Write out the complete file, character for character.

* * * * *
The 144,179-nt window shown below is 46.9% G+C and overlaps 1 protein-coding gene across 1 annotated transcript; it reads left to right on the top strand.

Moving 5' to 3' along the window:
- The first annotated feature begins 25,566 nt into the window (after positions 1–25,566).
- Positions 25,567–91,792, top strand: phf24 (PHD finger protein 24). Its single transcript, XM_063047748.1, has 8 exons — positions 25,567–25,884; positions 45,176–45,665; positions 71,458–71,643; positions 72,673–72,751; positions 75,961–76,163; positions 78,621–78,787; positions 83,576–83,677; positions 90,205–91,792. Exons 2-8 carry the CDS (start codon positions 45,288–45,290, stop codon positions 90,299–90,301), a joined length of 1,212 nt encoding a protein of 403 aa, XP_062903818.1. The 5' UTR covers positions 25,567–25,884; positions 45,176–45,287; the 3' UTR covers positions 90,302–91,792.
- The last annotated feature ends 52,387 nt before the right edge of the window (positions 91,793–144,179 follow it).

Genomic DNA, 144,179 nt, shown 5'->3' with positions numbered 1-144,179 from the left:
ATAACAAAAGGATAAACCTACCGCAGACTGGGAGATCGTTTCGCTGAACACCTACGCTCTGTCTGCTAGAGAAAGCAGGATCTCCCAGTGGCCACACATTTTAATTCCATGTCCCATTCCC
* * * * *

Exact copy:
The 144,179-nt window shown below is 46.9% G+C and overlaps 1 protein-coding gene across 1 annotated transcript; it reads left to right on the top strand.

Moving 5' to 3' along the window:
- The first annotated feature begins 25,566 nt into the window (after positions 1–25,566).
- Positions 25,567–91,792, top strand: phf24 (PHD finger protein 24). Its single transcript, XM_063047748.1, has 8 exons — positions 25,567–25,884; positions 45,176–45,665; positions 71,458–71,643; positions 72,673–72,751; positions 75,961–76,163; positions 78,621–78,787; positions 83,576–83,677; positions 90,205–91,792. Exons 2-8 carry the CDS (start codon positions 45,288–45,290, stop codon positions 90,299–90,301), a joined length of 1,212 nt encoding a protein of 403 aa, XP_062903818.1. The 5' UTR covers positions 25,567–25,884; positions 45,176–45,287; the 3' UTR covers positions 90,302–91,792.
- The last annotated feature ends 52,387 nt before the right edge of the window (positions 91,793–144,179 follow it).

Genomic DNA, 144,179 nt, shown 5'->3' with positions numbered 1-144,179 from the left:
ATAACAAAAGGATAAACCTACCGCAGACTGGGAGATCGTTTCGCTGAACACCTACGCTCTGTCTGCTAGAGAAAGCAGGATCTCCCAGTGGCCACACATTTTAATTCCATGTCCCATTCCC